Local lawmakers predict budget proposal to legalize Marijuana won't pass

Local lawmakers predict budget proposal to legalize Marijuana won't pass

State Legislators Express Skepticism on Recreational Marijuana Legalization in Pennsylvania.

State Sen. Patrick Stefano said he sees opportunity for compromise with Gov. Josh Shapiro’s 2024 budget proposal that could benefit Pennsylvanians statewide.

But Shapiro’s call to legalize recreational marijuana will likely be dead on arrival in the state Senate – as are any ideas the move would generate $275 million in new income over the next year, he said Thursday.

Stefano, R-Fayette, and state Rep. Carl Walker Metzgar, R-Somerset, both told Somerset County Chamber of Commerce business leaders that lawmakers will need to look elsewhere to fund the 2024-2025 spending plan – and that they don’t plan to support the proposal.

“We’ve already talked about it, and I don’t think the votes are there in the Senate. We don’t need another sin tax,” Stefano said, noting the state is already heavily reliant on gambling revenue.

The fact nearby Ohio, Delaware and Maryland have legalized cannabis offers just as many lessons on why Pennsylvania shouldn’t follow suit, he said.

Metzgar acknowledged the idea “has legs” – recent polls have suggested two-thirds of Pennsylvanians support the step – but it hasn’t swayed his stance. Legal marijuana may only add to the state’s “societal problems,” he said.

As a legislator representing one of the state’s most rural regions, Metzgar has taken a hard stance on drug laws. That includes a bill he introduced that would require welfare recipients to be tested for drugs – marijuana included – to receive benefits.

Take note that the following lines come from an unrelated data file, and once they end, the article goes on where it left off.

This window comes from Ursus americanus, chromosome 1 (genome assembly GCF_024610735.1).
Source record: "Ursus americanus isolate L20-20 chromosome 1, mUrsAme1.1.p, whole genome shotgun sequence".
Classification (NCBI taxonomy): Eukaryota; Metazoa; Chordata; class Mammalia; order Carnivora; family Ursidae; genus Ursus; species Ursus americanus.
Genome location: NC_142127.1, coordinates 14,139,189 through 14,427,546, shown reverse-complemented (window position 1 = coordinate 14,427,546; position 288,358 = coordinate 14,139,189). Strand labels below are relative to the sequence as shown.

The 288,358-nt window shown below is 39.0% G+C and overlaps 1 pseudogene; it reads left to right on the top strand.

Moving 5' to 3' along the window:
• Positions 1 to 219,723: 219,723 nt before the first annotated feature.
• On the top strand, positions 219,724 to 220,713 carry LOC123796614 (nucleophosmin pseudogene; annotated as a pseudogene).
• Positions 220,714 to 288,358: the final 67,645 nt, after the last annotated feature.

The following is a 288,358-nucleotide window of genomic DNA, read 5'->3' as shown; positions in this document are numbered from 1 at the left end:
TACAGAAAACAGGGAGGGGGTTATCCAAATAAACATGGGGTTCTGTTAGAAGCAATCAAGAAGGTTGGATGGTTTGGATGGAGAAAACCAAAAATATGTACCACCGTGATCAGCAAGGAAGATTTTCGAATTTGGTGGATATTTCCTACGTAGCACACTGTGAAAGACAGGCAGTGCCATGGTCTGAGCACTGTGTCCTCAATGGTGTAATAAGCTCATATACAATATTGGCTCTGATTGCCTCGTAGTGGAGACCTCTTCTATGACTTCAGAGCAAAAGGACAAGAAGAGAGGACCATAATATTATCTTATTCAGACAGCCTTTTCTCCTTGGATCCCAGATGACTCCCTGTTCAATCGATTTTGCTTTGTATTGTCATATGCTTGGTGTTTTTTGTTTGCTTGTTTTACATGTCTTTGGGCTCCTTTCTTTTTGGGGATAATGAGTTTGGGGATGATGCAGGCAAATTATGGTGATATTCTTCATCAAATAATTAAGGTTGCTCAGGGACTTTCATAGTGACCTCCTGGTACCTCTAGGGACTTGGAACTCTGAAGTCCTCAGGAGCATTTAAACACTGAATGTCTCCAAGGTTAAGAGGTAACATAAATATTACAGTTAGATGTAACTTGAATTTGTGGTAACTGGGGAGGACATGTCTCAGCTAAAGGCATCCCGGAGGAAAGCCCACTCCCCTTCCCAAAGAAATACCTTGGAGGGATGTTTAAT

Metzgar first introduced that bill in 2015, noting people working jobs across the state – from coal mines to warehouses – have to abide by the same rules.

He said the law would likely result in a savings that would match or exceed the $275 million Shapiro is seeking to generate.

Both lawmakers said efforts need to focus on ways to cut spending – not raise it.

Still, Stefano said there’s areas where the governor and Republican lawmakers in the House and Senate do see eye to eye.

He noted Shapiro didn’t include a carbon tax in his 2024 proposal – something other Democrats have floated.

And Stefano said he agrees with Shapiro’s proposal to ramp up economic development efforts to attract high-tech fields such as microchip manufacturing.

“Those are components we’re reliant on from overseas, and we can be making them right here. Not just in America but Pennsylvania,” he said.

Metzgar said increased education spending is also important – just not in line with the $5 billion increase Shapiro proposed over the past five years.

He said, as proposed, efforts to revamp the state education funding formula won’t bring significant benefits to Somerset County’s rural, shrinking districts.

Stefano said Shapiro’s plan isn’t as polarizing as many past proposals he’s seen presented in the state Capitol during his years in office.

But that doesn’t mean a 2024-25 budget will likely see final approval much sooner.

“We’re a split Legislature – and that makes it so much harder,” he said. “What gets everyone to (a compromise that will generate a majority vote) is that June 30 deadline.” 

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Region: Pennsylvania


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